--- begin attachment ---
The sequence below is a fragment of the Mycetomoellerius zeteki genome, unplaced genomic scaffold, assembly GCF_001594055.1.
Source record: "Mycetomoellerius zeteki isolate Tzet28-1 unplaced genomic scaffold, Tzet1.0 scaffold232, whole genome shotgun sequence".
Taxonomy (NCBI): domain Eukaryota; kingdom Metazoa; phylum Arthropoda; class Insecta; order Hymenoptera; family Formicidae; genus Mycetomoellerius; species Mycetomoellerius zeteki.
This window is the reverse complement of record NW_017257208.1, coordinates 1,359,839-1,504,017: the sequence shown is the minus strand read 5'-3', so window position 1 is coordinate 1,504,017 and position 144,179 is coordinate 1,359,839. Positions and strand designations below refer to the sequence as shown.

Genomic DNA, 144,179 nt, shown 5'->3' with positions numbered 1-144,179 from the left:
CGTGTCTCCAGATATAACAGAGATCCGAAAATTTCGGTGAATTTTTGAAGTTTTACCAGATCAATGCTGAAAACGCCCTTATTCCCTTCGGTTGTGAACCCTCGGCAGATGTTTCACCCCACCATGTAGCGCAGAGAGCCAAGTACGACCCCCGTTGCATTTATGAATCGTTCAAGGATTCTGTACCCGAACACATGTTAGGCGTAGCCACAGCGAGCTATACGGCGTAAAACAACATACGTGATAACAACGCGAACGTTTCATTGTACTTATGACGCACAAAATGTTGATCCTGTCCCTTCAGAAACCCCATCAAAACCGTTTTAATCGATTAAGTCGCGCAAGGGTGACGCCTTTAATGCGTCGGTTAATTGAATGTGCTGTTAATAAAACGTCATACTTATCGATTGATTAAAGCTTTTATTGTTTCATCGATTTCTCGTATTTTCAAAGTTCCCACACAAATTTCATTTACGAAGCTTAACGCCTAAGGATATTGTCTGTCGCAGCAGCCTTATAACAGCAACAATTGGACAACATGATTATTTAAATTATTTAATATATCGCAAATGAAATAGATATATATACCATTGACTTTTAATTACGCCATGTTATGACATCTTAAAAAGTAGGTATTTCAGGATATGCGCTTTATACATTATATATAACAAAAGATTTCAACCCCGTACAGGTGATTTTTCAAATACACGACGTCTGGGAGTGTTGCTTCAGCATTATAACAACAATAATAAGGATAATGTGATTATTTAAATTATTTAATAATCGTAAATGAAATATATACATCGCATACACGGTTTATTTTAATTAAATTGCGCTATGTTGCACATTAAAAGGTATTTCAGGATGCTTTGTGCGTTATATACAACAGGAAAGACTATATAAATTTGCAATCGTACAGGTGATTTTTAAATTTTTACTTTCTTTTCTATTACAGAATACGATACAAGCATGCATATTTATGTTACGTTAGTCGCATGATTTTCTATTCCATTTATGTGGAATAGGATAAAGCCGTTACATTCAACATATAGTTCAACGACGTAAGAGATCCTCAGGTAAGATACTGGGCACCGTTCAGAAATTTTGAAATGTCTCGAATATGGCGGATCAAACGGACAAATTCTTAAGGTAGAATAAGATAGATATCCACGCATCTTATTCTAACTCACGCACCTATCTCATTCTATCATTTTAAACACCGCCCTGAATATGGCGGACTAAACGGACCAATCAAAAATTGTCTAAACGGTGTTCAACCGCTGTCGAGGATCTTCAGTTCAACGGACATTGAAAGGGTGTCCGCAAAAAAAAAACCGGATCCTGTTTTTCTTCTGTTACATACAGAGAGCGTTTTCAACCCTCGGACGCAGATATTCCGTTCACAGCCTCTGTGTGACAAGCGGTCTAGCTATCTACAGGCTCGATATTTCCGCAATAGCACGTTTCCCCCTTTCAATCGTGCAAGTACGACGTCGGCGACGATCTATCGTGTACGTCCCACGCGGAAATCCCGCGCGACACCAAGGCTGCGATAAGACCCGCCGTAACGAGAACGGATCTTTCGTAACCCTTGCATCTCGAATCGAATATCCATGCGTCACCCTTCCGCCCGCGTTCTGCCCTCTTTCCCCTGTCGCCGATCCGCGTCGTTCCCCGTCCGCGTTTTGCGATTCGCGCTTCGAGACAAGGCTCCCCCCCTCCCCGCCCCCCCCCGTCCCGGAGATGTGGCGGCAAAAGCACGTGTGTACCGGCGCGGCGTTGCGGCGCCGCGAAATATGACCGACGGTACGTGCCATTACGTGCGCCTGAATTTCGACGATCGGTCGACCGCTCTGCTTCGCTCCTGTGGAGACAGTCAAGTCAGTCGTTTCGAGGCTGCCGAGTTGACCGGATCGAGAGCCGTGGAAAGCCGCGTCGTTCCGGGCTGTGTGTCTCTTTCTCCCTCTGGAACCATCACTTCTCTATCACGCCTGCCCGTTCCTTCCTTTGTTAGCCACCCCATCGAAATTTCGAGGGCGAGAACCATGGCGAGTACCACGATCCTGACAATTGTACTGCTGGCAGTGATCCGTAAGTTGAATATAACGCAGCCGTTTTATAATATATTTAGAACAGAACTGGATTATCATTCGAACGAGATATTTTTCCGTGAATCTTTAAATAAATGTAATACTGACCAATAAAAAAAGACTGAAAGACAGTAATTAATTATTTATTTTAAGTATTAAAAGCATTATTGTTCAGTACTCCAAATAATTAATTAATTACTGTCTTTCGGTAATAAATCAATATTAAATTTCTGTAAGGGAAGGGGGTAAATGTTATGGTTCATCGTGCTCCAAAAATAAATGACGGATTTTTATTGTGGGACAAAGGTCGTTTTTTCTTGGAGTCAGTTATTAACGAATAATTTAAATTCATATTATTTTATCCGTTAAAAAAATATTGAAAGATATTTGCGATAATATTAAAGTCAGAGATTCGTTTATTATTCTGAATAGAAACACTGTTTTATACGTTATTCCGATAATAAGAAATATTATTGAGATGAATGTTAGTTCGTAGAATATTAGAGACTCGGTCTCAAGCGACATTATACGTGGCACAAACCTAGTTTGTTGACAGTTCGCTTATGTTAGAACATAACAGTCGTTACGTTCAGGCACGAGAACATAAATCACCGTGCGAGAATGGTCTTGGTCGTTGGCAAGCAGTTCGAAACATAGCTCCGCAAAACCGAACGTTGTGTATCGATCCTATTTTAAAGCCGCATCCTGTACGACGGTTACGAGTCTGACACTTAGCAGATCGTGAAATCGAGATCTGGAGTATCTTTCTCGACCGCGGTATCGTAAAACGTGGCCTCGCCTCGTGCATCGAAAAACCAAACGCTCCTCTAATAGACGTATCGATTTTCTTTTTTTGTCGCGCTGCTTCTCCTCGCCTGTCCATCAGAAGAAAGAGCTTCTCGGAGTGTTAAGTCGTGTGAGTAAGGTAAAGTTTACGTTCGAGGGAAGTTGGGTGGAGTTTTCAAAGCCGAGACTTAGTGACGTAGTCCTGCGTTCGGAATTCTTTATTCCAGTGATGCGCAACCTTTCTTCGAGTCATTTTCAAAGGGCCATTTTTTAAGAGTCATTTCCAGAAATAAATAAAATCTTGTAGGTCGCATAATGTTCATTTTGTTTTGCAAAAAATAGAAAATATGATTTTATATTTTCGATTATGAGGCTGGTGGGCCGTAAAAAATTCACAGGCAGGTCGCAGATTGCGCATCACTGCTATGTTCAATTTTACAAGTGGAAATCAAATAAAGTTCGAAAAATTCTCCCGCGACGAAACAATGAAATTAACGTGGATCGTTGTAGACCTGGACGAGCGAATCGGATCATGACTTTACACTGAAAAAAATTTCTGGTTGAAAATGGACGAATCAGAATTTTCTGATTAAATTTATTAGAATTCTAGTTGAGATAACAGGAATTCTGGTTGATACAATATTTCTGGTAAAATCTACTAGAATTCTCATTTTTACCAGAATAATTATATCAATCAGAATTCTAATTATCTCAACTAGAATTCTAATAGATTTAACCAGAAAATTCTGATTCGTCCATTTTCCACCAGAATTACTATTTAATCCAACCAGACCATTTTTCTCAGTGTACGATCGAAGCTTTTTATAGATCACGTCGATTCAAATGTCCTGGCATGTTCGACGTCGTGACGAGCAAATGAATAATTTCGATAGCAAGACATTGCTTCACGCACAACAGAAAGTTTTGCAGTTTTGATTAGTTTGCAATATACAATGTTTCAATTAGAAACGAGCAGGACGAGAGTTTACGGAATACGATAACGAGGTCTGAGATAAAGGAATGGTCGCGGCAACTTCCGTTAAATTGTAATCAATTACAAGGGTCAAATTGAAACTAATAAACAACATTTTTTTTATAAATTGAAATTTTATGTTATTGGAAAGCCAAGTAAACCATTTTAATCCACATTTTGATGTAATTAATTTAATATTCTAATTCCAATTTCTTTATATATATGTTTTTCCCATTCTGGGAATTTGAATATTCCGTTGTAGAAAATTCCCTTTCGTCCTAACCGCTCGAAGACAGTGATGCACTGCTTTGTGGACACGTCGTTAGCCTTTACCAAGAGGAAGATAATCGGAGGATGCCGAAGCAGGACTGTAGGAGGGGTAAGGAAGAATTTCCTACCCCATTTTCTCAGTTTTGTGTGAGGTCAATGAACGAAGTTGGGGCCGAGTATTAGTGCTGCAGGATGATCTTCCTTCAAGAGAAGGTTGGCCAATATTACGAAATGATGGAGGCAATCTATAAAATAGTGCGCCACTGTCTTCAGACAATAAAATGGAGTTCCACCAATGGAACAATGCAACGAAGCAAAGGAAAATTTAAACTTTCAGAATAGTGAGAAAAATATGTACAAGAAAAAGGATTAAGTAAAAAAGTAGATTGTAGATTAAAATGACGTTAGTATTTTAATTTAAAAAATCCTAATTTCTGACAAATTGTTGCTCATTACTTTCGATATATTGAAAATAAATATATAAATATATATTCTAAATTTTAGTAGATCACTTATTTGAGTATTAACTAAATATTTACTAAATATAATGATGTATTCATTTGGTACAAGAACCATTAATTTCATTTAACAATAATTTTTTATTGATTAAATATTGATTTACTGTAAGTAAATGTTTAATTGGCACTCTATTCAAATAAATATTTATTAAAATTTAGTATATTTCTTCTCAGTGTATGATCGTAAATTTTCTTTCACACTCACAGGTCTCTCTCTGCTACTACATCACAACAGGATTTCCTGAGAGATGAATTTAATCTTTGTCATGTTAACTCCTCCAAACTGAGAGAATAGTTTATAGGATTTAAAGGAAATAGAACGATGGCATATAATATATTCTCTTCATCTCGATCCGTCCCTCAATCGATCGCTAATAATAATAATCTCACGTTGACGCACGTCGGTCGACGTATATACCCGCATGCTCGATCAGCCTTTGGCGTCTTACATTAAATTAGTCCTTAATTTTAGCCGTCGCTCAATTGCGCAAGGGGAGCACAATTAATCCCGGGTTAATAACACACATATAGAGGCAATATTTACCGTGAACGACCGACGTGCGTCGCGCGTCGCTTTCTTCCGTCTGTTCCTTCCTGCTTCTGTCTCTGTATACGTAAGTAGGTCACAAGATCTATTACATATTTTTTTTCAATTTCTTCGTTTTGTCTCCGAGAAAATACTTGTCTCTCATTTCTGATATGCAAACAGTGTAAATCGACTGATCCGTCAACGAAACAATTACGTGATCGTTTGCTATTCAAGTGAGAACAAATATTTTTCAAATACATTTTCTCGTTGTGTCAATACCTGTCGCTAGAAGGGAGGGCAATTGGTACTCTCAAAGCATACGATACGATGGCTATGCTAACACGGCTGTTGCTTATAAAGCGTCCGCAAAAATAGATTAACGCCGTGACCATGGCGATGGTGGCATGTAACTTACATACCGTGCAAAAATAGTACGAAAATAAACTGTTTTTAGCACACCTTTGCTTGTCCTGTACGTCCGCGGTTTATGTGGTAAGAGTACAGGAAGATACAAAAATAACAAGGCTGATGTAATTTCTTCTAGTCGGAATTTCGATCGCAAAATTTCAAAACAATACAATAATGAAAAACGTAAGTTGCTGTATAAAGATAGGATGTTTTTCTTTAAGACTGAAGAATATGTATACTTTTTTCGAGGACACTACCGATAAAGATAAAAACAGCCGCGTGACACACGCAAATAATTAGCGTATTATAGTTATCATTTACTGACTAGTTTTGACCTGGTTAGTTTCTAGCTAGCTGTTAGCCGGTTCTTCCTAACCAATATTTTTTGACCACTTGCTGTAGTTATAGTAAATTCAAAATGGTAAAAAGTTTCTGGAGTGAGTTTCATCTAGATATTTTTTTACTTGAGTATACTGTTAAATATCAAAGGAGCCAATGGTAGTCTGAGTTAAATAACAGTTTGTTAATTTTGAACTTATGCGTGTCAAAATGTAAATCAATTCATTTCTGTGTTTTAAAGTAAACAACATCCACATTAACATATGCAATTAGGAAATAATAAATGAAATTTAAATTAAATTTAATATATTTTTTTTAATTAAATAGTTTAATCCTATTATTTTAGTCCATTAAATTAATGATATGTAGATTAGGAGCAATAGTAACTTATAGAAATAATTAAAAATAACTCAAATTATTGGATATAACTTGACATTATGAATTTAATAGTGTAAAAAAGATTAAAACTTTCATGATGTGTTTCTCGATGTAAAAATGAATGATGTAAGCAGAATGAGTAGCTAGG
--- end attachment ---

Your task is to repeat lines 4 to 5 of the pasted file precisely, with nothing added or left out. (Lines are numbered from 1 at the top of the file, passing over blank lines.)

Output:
This window is the reverse complement of record NW_017257208.1, coordinates 1,359,839-1,504,017: the sequence shown is the minus strand read 5'-3', so window position 1 is coordinate 1,504,017 and position 144,179 is coordinate 1,359,839. Positions and strand designations below refer to the sequence as shown.

Genomic DNA, 144,179 nt, shown 5'->3' with positions numbered 1-144,179 from the left: